ICC Cricket World Cup 2011 / News
India v Australia, World Cup 2011, Ahmedabad
Ponting banks on Australia's history
March 23, 2011
Australia meeting India in a World Cup quarter-final feels like Roger Federer and Rafael Nadal clashing in the round of 16 at Wimbledon. It could have been the dream match-up for the April 2 decider, the reigning champions three times over fighting off the ambitious and talented challengers; the billion-strong host nation against a side that never takes a backward step.
Now it is not to be, and in any case that is disrespectful to strong outfits like South Africa and Pakistan, who finished on top of their groups, not to mention the co-hosts Sri Lanka. But bookmakers are astute judges, and with eight sides left, Ricky Ponting's men and MS Dhoni's side remained among the four favourites.
By Thursday night one team will be dust. At first glance, it looks like the Australians could be getting ready for a weekend flight back to their families, and watching the semi-finals from the comfort of their living-rooms. India have two of the tournament's five leading run scorers, Sachin Tendulkar and Virender Sehwag; Australia haven't any in the top ten. And when the teams met in a warm-up match in Bangalore just over a month ago, it was India who came out on top.
The home-ground advantage for India should be enormous; even though they have lost their past four ODIs in Ahmedabad, the noise of a partisan crowd in such an important game cannot be underestimated. Every time India score a run, the Australians will be deafened, unable to hear themselves think, let alone the advice of the fielding coach Mike Young; each wicket that Australia take will be greeted with a disconcerting silence.
And yet, for all the factors favouring India, there is something about Australia - they know how to win cut-throat matches. Last time Australia failed to lift the World Cup, Steven Smith was six years old, although as they proved against Pakistan last week, they haven't entirely forgotten how to lose at the world's biggest tournament.
Importantly, the Australians know what it takes to beat India at home, as they did with an undermanned squad in late 2009, when they claimed the ODI series 4-2. Four of their players, including Michael Clarke, Nathan Bracken and Brad Haddin, were unavailable due to injury before that series began, and another five, Brett Lee among them, flew home mid-tour as the casualty list grew.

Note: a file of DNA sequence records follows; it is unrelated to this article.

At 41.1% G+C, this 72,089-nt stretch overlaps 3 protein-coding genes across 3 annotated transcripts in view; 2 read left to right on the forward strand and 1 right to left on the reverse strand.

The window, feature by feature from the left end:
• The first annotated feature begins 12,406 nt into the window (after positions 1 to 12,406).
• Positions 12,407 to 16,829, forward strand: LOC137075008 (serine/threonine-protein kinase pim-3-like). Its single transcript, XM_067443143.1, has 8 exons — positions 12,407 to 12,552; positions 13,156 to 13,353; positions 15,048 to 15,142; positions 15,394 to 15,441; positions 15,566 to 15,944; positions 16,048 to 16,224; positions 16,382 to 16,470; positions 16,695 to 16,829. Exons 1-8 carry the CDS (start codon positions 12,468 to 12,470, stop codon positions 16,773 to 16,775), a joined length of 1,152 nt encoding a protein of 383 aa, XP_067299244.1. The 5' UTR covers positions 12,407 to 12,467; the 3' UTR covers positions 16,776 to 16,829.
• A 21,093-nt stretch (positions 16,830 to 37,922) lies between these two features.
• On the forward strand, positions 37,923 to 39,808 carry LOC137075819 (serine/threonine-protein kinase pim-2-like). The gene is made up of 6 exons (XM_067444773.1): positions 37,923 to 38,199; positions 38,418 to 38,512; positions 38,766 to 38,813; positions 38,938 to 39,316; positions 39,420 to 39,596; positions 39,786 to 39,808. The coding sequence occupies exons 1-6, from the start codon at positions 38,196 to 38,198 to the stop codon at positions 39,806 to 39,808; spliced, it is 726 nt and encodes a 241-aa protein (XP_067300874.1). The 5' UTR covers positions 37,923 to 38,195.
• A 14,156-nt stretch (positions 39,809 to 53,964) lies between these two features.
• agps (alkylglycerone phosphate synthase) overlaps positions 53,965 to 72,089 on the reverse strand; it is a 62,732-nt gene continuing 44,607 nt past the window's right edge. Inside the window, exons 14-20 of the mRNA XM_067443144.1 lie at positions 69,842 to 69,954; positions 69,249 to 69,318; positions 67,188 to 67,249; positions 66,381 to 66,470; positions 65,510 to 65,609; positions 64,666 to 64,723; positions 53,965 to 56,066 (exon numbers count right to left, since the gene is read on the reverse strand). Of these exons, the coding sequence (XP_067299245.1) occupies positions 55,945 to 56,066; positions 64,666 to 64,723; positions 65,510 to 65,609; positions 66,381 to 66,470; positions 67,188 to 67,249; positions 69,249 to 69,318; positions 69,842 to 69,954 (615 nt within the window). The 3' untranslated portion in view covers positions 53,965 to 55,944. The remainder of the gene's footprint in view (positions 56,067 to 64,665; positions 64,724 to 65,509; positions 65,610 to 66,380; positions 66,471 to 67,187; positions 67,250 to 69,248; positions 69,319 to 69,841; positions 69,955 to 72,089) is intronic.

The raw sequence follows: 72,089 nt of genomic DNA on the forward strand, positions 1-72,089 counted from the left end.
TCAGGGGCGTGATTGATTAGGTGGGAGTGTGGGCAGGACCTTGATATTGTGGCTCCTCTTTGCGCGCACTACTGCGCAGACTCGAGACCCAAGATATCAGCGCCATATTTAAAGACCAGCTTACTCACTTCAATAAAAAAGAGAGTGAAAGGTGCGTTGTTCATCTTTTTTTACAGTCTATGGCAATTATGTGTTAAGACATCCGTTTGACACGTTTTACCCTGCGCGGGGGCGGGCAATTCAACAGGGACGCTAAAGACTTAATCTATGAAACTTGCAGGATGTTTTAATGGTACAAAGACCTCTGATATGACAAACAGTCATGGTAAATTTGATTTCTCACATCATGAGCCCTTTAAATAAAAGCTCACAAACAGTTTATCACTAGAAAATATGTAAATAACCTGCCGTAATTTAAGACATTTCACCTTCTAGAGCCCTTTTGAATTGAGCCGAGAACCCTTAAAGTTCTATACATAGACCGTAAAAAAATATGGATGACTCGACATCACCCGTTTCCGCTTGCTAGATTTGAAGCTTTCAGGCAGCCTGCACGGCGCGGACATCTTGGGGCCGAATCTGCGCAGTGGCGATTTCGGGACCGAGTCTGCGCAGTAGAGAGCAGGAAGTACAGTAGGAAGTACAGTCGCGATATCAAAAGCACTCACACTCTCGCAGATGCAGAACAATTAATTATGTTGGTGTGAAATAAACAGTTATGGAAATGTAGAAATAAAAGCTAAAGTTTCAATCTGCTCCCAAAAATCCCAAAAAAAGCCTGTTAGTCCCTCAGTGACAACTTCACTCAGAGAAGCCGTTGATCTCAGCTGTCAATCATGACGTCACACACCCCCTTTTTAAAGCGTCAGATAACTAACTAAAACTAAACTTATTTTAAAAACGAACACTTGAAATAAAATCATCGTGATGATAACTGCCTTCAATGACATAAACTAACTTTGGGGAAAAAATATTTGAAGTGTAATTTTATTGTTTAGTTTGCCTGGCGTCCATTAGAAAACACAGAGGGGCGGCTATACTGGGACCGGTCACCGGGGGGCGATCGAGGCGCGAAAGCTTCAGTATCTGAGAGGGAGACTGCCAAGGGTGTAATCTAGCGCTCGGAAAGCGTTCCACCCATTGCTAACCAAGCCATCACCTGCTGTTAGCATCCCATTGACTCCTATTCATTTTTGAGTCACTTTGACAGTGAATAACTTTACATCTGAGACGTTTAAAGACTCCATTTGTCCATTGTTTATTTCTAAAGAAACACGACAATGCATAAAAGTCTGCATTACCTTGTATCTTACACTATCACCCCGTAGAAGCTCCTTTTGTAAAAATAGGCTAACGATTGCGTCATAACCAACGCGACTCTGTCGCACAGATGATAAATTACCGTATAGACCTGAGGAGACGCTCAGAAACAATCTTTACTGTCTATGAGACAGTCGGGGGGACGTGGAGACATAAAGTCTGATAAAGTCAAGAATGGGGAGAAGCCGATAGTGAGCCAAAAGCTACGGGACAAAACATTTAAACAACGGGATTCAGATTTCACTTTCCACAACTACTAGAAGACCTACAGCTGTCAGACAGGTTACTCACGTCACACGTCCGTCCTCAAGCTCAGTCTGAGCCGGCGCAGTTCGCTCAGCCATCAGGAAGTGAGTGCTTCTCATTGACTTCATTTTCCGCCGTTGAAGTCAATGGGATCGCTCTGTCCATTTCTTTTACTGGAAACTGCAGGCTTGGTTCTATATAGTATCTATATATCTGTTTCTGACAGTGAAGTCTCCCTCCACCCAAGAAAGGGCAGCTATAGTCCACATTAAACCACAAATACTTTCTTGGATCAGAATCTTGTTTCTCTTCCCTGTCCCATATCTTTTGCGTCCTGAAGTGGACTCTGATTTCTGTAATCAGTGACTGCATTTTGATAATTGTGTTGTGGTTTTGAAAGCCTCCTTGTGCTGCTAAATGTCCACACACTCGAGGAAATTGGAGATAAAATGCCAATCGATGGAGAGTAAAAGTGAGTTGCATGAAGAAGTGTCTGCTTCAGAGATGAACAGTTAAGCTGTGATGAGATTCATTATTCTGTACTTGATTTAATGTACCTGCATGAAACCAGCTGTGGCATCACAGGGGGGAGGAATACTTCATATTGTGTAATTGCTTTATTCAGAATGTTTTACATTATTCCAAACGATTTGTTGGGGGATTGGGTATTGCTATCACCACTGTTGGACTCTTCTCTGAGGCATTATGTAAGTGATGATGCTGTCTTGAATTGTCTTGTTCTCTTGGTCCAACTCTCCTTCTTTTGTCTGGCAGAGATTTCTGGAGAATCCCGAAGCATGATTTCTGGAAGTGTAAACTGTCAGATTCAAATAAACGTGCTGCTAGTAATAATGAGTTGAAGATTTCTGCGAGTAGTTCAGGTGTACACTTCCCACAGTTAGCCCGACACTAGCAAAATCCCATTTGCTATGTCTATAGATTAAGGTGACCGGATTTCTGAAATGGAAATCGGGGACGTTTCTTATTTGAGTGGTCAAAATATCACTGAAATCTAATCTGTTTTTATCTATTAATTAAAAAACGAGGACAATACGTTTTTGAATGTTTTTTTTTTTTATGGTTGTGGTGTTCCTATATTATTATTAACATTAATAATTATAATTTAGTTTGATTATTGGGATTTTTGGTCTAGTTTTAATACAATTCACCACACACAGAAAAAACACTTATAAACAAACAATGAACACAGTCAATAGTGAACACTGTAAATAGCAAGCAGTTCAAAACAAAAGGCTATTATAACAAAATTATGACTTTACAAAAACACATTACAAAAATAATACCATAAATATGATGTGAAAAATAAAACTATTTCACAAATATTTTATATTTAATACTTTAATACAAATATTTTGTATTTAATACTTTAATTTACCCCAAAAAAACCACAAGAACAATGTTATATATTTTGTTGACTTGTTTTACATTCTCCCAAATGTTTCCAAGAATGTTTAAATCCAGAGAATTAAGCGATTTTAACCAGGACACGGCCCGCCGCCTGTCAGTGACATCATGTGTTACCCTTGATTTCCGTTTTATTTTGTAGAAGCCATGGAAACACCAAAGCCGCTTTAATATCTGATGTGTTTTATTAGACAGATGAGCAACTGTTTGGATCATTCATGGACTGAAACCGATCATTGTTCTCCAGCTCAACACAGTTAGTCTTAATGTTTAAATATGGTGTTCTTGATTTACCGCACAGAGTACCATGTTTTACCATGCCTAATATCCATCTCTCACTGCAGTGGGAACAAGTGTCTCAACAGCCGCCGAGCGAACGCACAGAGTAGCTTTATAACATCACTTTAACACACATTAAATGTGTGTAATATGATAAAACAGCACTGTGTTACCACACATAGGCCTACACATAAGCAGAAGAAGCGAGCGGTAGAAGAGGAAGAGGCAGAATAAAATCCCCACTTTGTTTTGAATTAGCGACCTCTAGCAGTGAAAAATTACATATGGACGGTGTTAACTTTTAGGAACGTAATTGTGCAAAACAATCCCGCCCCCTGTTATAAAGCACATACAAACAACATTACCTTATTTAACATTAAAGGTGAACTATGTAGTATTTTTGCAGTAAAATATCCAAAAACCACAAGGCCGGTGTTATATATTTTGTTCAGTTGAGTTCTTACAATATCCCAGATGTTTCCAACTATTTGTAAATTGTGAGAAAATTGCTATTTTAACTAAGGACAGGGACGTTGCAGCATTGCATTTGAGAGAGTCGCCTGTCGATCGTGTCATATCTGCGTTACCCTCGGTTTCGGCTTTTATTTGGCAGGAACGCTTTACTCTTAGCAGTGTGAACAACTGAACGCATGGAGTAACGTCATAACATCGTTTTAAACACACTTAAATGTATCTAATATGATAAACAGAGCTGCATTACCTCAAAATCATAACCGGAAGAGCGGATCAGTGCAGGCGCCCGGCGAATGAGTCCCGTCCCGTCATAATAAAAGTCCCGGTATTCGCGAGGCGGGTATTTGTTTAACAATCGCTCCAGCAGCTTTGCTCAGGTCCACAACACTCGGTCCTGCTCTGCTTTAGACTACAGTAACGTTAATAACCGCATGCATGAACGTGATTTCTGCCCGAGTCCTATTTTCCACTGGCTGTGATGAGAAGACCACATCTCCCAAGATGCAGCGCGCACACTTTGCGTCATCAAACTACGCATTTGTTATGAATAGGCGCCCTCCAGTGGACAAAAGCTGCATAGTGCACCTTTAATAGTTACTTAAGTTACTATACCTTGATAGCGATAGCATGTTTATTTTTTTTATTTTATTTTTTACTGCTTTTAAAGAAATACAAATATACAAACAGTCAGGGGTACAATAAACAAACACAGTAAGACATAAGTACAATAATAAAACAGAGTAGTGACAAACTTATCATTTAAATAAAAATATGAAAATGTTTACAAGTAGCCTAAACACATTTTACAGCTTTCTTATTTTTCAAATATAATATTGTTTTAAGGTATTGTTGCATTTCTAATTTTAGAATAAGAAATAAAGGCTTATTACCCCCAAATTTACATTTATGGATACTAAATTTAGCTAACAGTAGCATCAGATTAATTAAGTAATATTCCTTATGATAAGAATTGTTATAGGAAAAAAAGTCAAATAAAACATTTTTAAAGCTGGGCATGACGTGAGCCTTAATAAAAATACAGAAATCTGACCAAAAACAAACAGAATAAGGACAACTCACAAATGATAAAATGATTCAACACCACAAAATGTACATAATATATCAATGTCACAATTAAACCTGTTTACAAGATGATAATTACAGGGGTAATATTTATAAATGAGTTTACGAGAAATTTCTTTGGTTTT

"Wherever we've played India and whenever we've played them, we've had a really good record against them," Ricky Ponting said. "The last tour here in one-day cricket [in 2009] was one of the proudest I've had as a player and as a captain. We had five or six of our better players out and they were at full strength, and we managed to beat them in their conditions. We can take some confidence from that.
"We know that our last game wasn't our best game in the tournament so far, but by the same token, a loss when that happened was not going to be the worst thing for us I don't think. They've seemingly got through reasonably well, but some of the collapses they've had with their batting in the last couple of games have been quite dramatic. Hopefully ... we can really expose that middle to late order in this game and see where that takes us."
Three times in this tournament India's middle order and tail have folded quicker than a poker player holding a 7-2 off-suit. If Australia can deal the right cards to the top order, they know they could take the pot. They're also aware that Virender Sehwag, Gautam Gambhir, Yuvraj Singh and MS Dhoni all have considerably lower batting averages against Australia than their career marks.
Not that Australia should be overly bullish. They have struggled against quality spin over the past month, and with Harbhajan Singh, R Ashwin, Yusuf Pathan and in-form part-timer in Yuvraj all ready to work their magic, the Australians are searching for new ways to handle the slow stuff. That is especially so if Ashwin takes the new ball.
"If there's an element in the tournament where we haven't been at our absolute best, it's probably been earlier on in the innings, not being as positive as we need to be," Ponting said. "That doesn't mean all-out aggression and taking massive risks and hitting fours and sixes, it just means finding ways to rotate strike better and putting a bit more pressure back on the bowlers. We might have a few surprises up our sleeve for the Indians as well, if they want to bowl spin early on, there might be a few different things that might happen."
Quite what those will be remain to be seen. But one thing is certain: by Thursday night, there will be five other quarter-finalists glad to see either the co-hosts or the reigning champions out of the tournament.
One after another, the hosts' batsmen attempted questionable flicks and drives in their second innings, disregarding the drift and dip the offspinner was generating
The likes of Alzarri Joseph and Miguel Cummins could narrow the gap between the two sides in Jamaica, on what looks set to be a green pitch
Stats highlights from the fourth day's play in Antigua where Ashwin's maiden five-wicket haul outside Asia bowled India to an innings victory
Also: the fastest Indian to 50 wickets, and Yasir Shah's unwanted "double-hundred"
Returning to Test cricket after a long layoff, Mohammed Shami ran up with noticeably shorter strides and dismantled West Indies' top order with pace and bounce
Shorter matches spell good news for spectators and broadcasters. Cricket has a little to lose and a whole lot to gain by truncating its premier format
A crushing victory over Pakistan gave England plenty to be pleased about but familiar concerns remain over the make-up of the side
Sri Lanka's lead spinner must feel like a bus driver in charge of a spluttering vehicle as the hosts strive to challenge a strong Australian side